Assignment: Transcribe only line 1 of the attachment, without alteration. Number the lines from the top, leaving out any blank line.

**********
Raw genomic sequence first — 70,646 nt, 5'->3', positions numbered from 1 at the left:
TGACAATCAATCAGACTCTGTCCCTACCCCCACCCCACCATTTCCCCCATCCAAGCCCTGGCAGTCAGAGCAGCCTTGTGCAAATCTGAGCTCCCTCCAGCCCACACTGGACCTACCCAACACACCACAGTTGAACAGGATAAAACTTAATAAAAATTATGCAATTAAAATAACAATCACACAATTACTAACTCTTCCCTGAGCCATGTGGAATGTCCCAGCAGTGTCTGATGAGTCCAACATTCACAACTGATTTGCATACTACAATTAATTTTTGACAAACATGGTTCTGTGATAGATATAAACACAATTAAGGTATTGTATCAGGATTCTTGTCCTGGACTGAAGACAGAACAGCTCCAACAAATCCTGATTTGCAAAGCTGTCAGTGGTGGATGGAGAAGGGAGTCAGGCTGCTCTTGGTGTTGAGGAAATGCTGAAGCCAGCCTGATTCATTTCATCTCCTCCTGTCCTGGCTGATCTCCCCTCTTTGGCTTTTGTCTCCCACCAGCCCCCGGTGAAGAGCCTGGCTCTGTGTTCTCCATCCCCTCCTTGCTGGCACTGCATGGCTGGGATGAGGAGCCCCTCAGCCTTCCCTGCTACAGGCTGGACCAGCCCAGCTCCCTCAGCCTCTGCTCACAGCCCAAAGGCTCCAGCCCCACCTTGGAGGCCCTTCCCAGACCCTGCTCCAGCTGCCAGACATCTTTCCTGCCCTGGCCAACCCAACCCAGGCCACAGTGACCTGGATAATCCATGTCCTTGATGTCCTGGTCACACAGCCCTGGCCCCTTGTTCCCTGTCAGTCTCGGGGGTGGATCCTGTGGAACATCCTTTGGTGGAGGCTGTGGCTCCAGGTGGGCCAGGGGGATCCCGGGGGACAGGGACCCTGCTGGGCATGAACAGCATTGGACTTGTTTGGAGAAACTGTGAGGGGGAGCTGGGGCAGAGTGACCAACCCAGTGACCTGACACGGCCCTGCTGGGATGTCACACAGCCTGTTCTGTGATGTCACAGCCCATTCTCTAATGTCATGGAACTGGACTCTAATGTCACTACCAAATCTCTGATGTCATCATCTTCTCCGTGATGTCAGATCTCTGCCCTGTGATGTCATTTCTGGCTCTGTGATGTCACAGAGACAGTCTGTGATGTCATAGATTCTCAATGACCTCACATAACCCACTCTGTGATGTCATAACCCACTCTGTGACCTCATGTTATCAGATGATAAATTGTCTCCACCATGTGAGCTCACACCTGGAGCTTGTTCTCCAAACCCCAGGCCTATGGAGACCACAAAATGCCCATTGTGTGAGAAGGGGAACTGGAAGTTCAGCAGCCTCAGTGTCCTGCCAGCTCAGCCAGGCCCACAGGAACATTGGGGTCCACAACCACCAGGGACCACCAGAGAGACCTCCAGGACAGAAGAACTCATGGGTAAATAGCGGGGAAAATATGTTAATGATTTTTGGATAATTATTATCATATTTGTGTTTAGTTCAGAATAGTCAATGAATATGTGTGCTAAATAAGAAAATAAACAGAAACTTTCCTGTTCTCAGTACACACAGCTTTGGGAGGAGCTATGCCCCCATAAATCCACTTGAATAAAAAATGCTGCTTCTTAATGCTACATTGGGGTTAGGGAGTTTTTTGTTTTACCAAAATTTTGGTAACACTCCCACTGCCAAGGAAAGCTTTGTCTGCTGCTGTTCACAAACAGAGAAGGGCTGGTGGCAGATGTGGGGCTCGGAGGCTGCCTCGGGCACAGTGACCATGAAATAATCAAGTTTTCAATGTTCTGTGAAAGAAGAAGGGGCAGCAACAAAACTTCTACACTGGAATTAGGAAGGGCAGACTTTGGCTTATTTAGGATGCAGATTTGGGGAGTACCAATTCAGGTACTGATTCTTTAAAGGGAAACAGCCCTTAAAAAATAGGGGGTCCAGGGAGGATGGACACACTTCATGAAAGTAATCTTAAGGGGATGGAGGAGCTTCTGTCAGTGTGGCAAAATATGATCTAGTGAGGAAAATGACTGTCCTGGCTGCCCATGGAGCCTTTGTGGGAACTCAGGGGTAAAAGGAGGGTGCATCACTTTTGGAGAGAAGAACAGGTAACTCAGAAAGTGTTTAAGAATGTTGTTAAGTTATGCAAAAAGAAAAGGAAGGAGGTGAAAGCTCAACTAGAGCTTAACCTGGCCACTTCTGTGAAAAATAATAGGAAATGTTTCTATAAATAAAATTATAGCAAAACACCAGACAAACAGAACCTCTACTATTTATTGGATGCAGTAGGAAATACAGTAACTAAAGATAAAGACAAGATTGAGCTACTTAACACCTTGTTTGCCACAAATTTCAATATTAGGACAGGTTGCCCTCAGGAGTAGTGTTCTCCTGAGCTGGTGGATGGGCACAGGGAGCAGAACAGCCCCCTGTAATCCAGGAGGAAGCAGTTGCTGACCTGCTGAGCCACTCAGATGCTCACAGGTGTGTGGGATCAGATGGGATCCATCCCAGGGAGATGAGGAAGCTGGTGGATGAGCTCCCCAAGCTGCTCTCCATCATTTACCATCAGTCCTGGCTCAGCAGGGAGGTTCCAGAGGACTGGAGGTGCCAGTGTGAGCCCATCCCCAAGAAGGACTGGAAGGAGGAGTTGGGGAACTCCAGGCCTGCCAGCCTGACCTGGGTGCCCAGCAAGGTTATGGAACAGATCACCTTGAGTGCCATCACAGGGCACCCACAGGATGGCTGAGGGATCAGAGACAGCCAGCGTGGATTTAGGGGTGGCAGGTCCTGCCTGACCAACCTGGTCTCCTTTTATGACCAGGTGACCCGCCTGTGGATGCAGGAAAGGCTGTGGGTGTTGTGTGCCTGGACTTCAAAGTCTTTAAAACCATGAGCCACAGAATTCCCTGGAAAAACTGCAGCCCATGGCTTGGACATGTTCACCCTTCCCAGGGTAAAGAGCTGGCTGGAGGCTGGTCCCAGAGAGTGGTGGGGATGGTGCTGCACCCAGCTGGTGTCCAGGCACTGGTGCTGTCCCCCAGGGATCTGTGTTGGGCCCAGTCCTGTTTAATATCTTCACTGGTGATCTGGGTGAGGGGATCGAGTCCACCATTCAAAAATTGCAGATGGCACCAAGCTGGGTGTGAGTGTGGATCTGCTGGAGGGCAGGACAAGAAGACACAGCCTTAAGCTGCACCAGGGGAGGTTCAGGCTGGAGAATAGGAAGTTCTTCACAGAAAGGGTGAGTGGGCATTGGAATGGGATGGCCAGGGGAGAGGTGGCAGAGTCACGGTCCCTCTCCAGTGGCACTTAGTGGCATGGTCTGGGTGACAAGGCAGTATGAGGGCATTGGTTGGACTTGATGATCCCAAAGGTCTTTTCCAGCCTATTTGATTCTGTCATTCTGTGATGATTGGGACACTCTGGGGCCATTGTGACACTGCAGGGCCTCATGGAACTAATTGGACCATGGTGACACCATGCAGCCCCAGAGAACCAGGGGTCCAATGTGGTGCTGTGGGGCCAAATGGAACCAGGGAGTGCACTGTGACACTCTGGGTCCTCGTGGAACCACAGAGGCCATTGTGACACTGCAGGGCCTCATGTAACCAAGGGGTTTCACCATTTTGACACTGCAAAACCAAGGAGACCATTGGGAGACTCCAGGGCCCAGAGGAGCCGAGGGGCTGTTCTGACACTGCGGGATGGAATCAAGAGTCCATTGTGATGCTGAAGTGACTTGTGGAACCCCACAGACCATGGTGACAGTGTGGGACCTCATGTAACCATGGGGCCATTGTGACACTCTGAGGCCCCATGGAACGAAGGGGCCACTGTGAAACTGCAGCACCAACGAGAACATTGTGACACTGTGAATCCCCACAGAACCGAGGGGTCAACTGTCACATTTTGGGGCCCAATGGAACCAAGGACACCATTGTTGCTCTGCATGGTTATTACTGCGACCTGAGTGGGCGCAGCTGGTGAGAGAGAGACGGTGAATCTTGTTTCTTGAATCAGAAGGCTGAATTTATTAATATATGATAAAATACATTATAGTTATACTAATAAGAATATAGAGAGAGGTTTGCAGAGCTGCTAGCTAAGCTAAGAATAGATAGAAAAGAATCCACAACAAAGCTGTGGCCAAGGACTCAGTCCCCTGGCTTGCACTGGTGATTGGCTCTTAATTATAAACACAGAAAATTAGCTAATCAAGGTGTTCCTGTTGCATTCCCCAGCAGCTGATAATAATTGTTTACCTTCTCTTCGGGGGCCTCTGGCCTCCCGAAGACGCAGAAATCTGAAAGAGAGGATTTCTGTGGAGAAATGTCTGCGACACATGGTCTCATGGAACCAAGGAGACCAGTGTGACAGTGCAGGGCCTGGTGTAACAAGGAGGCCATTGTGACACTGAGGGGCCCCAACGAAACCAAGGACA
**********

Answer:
Raw genomic sequence first — 70,646 nt, 5'->3', positions numbered from 1 at the left: